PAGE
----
In this instance in Mark, we have the event of the woman with the issue of blood who touches the hem of Jesus’ garment.  He immediately responds with, “Who touched me?”  The disciples are puzzled because they are in a crowd situation, and touching would be normal.  Here is why Jesus responded the way He did.


Once you understand that the word, chayel, represents “sound” or “vibrations,” you realize that Jesus felt the vibration of life when He was touched.  There is both sound and vibrations in everything that is living, and even in things inanimate.  Getting down to the molecular level, even rocks, which appear to be stationary, are moving and giving off sound.  We can’t hear it of course with our natural ears, but Jesus could.


You’ll recall His rebuke to those religious people who told His disciples to be quiet when they were praising Him.  I paraphrase His statement like this, “If they were to cease praising me, the rocks would cry out.”  Hence, there is sound, vibrations, movement — even if it is so slight we can’t detect it with our natural senses, in literally everything.  What makes this so significant is the fact that when Jesus spoke Creation into existence, it was the sound, the vibration of His voice that caused everything to appear.


Here’s how Paul put it when writing to the Colossians:


Colossians 1:16:  For by him were all things created, that are in heaven, and that are in earth, visible and invisible, whether they be thrones, or dominions, or principalities, or powers: all things were created by him, and for him:


So, what does all this have to do with David, and why the Tabernacle was so important to him?


I take you back to my experience with David as he sat opn the hillside ministering to the Lord with his harp and just worshiping Him.  In the midst of the worship, David realized that something was happening that was synchronous with the heart of the Lord.  He felt the vibrations of the Lord — the veritable sound of the Lord — as he worshiped.  The more he worshiped, the more he was in sync with God.  Something was happening in his being that he couldn’t explain, but he knew it in the core of his being.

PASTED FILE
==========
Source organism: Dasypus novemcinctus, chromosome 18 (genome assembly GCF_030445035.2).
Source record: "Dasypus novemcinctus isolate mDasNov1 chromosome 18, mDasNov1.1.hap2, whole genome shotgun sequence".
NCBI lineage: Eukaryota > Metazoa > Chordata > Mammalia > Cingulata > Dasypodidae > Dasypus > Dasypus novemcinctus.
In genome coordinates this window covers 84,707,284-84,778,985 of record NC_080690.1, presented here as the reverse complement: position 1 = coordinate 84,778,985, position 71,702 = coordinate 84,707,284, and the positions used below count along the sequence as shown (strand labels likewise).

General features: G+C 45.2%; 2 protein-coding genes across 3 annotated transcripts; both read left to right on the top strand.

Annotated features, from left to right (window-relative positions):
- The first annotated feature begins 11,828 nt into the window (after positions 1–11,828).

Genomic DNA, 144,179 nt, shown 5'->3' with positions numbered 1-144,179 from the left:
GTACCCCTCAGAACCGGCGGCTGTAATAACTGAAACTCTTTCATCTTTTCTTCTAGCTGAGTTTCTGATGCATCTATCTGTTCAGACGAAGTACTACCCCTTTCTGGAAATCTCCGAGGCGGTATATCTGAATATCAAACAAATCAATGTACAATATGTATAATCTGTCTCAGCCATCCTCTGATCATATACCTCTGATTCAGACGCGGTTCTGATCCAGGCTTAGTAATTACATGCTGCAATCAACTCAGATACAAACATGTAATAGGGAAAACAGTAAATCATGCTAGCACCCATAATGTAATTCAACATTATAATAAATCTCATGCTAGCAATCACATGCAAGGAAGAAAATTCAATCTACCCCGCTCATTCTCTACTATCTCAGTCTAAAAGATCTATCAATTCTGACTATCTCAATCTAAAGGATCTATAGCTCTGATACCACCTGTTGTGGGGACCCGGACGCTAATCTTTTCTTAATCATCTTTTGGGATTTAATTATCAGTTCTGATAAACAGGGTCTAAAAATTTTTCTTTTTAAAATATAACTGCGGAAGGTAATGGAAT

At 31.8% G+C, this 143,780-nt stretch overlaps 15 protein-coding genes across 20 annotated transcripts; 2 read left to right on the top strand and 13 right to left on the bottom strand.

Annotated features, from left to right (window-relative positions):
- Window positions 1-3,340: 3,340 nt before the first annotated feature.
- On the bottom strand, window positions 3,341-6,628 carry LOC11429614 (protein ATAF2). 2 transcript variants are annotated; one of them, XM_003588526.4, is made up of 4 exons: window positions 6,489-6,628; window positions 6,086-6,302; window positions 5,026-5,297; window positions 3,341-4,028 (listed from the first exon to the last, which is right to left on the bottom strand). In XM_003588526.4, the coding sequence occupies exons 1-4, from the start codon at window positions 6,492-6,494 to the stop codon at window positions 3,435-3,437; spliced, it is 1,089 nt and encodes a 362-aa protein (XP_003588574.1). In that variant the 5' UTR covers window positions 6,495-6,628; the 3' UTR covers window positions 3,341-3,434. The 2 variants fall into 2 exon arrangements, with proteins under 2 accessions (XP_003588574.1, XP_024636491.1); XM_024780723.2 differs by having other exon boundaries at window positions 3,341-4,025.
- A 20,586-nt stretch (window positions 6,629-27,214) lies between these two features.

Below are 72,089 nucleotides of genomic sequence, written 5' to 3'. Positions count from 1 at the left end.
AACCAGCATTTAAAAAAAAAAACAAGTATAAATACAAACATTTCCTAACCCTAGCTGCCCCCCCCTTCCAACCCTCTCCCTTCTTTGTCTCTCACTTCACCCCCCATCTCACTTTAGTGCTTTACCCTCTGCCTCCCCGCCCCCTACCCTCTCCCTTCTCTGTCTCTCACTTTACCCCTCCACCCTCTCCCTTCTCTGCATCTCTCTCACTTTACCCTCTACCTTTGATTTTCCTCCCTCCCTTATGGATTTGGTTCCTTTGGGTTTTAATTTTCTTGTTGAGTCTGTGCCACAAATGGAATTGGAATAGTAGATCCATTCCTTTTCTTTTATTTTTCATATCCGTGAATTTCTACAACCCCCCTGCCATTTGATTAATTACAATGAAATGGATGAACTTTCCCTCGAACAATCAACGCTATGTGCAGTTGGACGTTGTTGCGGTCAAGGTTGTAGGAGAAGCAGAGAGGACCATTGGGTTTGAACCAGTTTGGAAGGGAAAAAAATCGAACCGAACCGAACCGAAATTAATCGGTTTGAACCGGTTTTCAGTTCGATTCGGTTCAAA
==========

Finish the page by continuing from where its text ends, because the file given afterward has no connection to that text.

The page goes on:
And that was one of the things that I learned, being there with David, and being engrossed in the worship.  I’ll grant you that I didn’t fully understand or grasp the full significance of what was taking place, but there was a seed planted in me that has come to full maturity in the 67 years since.


When we sing unto the Lord — and that singing becomes true worship — our being begins to vibrate in sync with the Lord.  We become an extension of Him.


We go back to the fact that it was Jesus who spoke all Creation into existence.  We go back to the fact that it was the creative frequency of 444 that went forth as He spoke.

Consider the seven fundamental frequencies of the Lord, and how they are used — especially when we are in tune with Him, and our whole beings vibrate in sync with Him.


1. 396 Hz: The Open Door (meaning the opening into the realm of the eternities.)

2. 417 Hz: Michael Tyrell refers to this as “The Desert Sojourn”: that sound that accompanies our testing and tribulation as we are being matured in Christ.

3. 444 Hz: The Sound of Creation/The Key of David.  This is that frequency that David clearly moved in and with as he played and sang, knowing that being in sync with the Lord at this frequency, creative power was going forth.

4. 528 Hz: The Sound of Healing/Transformation.  This is the frequency of that sound that goes forth as we minister to the Lord to bring healing to people, and to the nations.

5. 639 Hz: Michael Tyrell likes to refer to this frequency as “The Bridge.”  This is that frequency that works to bring the unbeliever to attention, to know that there is a realm he or she has never known or walked in — a realm that God is offering to them through the Grace of the Lord Jesus Christ.

6. 741 Hz: We can call this frequency, “The Great Awakening.”  This is the sound that takes place when souls are awakened to the reality of relationship with Jesus Christ.  This is the sound of Salvation and Deliverance.

7. 852 Hz: Finally, we have the sound of majestic worship.  This is the sound of the Throne of God.  This is the sound of Majesty.  This is the sound of Power and Authority.